Doctors are aware of many of the conditions and actions that could cause pregnancy complications. For example, gestational diabetes can cause macrosomia, and many mothers with the condition need a cesarean section. Drinking alcohol during pregnancy also causes a wide range of dangerous complications, one of the worst being fetal alcohol syndrome and poor development. Some of these complications are preventable while others are not. Many studies have proven that maternal obesity can cause pregnancy complications, but a recent one specifically explores the effect maternal obesity has on a baby’s Apgar score upon birth. Such findings suggest that the negative effects of maternal obesity are sometimes more difficult to pinpoint.

A doctor will give your baby an Apgar examination immediately after he or she has been born and again five minutes later. The examination is relatively general, but will give your doctor a good idea of your baby’s overall health. The examination includes a look at your baby’s appearance and coloration, heart rate, reflexes, muscle tone, and breathing rate. Each of these five tests can be scored from zero to two, so a ten is the highest score any baby can receive and it means that he or she seems perfectly healthy. Babies with a score less than seven usually need additional medical attention or care, as a few things are not checking out. The recent study showed that babies born to obese mothers were more likely to have an Apgar score between four and six. Usually, such a score is not cause for immediate concern or intervention, but it is certainly not in the “healthy” range. This suggests that the womb of an obese woman is not ideal for development. Whether the baby is not getting enough oxygen or does not have the proper nourishment required for muscle development, a low Apgar score is one of the many negative side effects associated with maternal obesity.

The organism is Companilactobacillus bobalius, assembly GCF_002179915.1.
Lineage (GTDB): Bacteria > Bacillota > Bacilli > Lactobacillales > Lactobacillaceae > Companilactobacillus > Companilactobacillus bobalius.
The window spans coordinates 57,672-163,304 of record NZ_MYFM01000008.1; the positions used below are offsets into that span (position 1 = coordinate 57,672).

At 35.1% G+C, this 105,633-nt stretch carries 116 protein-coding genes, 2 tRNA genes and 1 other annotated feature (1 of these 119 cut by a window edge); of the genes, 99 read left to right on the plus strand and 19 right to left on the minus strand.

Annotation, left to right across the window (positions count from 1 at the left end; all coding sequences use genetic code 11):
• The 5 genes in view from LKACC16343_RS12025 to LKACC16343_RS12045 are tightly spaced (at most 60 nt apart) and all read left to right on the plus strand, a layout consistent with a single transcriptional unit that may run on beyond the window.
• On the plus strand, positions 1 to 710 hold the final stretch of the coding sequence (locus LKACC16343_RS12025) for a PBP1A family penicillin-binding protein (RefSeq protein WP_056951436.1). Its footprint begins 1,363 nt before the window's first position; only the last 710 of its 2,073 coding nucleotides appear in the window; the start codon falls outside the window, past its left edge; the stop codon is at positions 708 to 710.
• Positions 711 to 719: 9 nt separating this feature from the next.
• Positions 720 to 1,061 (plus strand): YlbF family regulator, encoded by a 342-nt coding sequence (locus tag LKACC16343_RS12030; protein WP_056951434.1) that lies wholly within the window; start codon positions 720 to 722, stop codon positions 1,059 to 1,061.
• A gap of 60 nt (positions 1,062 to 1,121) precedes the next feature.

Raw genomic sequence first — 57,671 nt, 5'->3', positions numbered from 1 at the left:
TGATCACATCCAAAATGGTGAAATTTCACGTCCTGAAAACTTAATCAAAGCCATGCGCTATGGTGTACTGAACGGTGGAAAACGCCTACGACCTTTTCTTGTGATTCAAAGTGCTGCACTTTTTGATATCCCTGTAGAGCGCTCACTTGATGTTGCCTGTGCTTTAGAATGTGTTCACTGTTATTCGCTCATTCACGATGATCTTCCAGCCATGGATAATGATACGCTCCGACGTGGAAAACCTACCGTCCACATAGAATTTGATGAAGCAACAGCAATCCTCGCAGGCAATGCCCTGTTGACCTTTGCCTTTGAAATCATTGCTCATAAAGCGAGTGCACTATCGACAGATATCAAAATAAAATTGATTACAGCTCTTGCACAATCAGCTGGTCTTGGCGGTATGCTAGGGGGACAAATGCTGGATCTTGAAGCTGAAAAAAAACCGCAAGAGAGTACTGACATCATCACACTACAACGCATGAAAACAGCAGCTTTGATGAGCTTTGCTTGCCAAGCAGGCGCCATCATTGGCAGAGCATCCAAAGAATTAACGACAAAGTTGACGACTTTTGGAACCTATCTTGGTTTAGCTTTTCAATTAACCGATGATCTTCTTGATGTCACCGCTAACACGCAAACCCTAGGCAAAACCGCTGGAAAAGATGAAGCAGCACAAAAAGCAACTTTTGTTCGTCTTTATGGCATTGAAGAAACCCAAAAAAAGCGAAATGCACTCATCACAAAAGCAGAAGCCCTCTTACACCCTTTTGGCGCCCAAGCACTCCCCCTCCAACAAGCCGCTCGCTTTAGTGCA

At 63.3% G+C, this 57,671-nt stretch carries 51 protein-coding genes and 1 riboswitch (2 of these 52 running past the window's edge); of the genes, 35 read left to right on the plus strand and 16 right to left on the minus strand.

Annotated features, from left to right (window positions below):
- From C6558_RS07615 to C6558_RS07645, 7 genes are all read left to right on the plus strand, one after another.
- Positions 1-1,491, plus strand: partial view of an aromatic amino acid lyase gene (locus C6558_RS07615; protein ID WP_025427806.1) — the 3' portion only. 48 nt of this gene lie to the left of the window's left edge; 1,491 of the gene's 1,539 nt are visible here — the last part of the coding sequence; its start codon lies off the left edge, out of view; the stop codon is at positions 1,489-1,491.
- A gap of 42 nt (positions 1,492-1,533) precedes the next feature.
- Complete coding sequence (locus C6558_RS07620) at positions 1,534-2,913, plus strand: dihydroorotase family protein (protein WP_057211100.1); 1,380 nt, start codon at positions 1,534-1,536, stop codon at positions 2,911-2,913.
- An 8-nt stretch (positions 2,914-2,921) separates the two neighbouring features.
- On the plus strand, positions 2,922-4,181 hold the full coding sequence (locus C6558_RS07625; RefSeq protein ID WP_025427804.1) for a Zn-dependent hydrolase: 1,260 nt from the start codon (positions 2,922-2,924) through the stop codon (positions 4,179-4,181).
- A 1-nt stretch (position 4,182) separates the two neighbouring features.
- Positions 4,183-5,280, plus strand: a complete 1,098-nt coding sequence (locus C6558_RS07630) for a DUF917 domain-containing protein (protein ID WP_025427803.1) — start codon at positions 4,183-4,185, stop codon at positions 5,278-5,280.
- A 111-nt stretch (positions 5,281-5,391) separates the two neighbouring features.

To make sure your baby is born as healthy as possible, try getting to a normal weight for your height before you even conceive. It is much harder to lose weight once you become pregnant because you will have to take your baby’s nutrition into consideration, and you will also be gaining weight daily as your baby grows. Even if you only lose weight for the duration of gestation, your baby will benefit greatly and he or she will be healthier from the start.

Source: M Chen et al: Maternal Obesity and Neonatal Apgar Scores. Journal of Maternal and Fetal Neonatal Medicine Volume 23 Issue 1 pp. 89-95 January 2010